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Hong Kong protests impacting consumer retail choices

Economic slowdown in Hong Kong is impacting demand for imported meat, but it is not the only factor holding back red meat trade this year.

At the recent U.S. Meat Export Federation Strategic Planning Conference in Tucson, Ariz., Joel Haggard, USMEF senior vice president for Asia Pacific, and a longtime resident of Hong Kong, fielded questions from producers and exporters on the volatile situation in the specialized administration region of China, where large-scale street protests have been taking place for several months.

"These protests keep going on and people are saying, 'Oh, are you getting teargassed? Is it safe in Hong Kong? Should I travel to Hong Kong? Should I cancel my plans?'" Haggard says. "A lot of activities have been canceled. Hong Kong is a big shopping city. The fashion industry has been absolutely hammered by the decline in mainland shoppers, but the protest activities are actually pretty localized because their numbers are small."

However, Haggard says protesters have been successful in disrupting Hong Kong's public transportation system, often stifling economic activity in the city's main shopping areas. The number of tourists, especially from mainland China, has declined significantly since the protests heightened, which is having a harsh impact on Hong Kong's hotel, restaurant and institutional sector.

"They're trying to disrupt logistics, just the functioning of the city and they've been successful. You shut down one public transportation station and the whole city is basically paralyzed," Haggard says. "So, what does it mean for us? Hong Kong is in a technical recession. GDP (gross domestic product) will be negative this year. Retail sales in August were off 25%; September was off 18%. If you are a restaurant operator, you have the highest rents in the world for your restaurant. Those rents are coming down. That's good, but you don't have any customers."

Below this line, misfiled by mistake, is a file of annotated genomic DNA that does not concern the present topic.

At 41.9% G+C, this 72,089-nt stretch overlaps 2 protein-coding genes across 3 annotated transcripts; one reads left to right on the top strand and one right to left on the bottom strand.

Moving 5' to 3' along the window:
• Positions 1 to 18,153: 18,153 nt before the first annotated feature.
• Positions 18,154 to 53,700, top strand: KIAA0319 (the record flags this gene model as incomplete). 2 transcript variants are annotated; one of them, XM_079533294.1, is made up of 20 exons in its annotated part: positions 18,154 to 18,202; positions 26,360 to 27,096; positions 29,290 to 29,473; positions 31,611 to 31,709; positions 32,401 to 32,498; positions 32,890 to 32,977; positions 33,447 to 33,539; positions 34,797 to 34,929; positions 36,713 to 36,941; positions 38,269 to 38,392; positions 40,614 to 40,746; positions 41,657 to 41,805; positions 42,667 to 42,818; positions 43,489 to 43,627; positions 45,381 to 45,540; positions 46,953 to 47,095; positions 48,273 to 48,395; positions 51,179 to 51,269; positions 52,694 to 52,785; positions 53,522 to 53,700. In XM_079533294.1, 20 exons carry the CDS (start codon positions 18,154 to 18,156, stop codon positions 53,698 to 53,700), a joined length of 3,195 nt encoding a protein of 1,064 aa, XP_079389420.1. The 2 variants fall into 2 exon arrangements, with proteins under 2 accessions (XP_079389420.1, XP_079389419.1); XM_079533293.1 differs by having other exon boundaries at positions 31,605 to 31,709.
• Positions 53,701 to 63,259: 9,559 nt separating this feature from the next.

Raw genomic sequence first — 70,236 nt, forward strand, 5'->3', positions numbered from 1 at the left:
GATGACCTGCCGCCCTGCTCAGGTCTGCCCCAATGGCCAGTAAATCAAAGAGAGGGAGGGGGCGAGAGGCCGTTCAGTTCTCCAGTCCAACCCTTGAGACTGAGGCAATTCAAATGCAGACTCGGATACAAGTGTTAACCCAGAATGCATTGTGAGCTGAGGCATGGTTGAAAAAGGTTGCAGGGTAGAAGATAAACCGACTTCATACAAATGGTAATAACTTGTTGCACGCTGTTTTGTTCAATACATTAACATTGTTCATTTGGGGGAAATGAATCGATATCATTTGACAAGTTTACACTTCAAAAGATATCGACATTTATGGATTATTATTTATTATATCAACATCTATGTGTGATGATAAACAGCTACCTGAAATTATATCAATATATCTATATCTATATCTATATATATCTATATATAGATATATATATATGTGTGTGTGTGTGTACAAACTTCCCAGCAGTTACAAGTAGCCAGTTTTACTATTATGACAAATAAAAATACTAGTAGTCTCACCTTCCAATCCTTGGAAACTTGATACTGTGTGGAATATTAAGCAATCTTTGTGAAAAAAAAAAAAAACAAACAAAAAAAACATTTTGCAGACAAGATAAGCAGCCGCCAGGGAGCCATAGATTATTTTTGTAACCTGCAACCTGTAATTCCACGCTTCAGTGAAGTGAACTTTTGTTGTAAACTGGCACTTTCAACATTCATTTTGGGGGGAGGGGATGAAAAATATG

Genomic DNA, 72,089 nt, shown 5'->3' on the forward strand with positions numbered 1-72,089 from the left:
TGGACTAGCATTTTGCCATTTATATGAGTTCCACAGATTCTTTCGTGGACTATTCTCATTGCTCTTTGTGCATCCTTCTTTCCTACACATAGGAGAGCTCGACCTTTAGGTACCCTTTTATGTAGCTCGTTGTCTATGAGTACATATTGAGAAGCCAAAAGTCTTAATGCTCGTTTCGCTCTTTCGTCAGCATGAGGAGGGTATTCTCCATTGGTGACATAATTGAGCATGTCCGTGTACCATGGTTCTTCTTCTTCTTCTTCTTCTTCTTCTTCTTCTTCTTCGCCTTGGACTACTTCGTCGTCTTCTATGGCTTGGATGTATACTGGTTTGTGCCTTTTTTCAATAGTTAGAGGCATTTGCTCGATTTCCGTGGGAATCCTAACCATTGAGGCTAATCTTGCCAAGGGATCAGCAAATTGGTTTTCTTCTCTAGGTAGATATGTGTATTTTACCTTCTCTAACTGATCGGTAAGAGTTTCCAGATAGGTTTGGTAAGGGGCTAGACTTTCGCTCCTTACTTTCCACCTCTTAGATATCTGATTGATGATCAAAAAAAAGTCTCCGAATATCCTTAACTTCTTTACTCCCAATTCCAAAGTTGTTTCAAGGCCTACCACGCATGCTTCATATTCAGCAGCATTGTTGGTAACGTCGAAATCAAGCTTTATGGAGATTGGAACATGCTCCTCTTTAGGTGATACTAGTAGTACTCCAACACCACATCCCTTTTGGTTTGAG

On the other hand, neighborhood supermarkets and taverns have seen brisk activity, as Haggard says Hong Kong residents are more inclined to eat at home or choose food and beverage outlets closer to home.   

"You have a 30 to 50% reduction in HRI revenues, but then in the neighborhoods you stay at home on the weekend. We go down to our neighborhood store and we'll pick up packages of meat," Haggard says. "Retail's doing good in the neighborhoods and neighborhood F&B (food and beverage) is strong, so if you know that there's going to be a protest in that main shopping area and you go to the local bar, they're doing well."

Haggard adds that the economic slowdown is impacting Hong Kong's demand for imported meat, but it is not the only factor holding back red meat trade this year.

"It may be affecting meat imports to the tune of thousands of tons here and there, but there's two other much more significant events going on with the Hong Kong meat trade that have nothing to do with the protests — the ability of Hong Kong traders to re-export product that's been declining for the last couple of years and then you have the African swine fever impact in Hong Kong," Haggard says. "The supplies of fresh pork into Hong Kong have dropped dramatically."

Source: U.S. Meat Export Federation, which is solely responsible for the information provided, and wholly owns the information. Informa Business Media and all its subsidiaries are not responsible for any of the content contained in this information asset.
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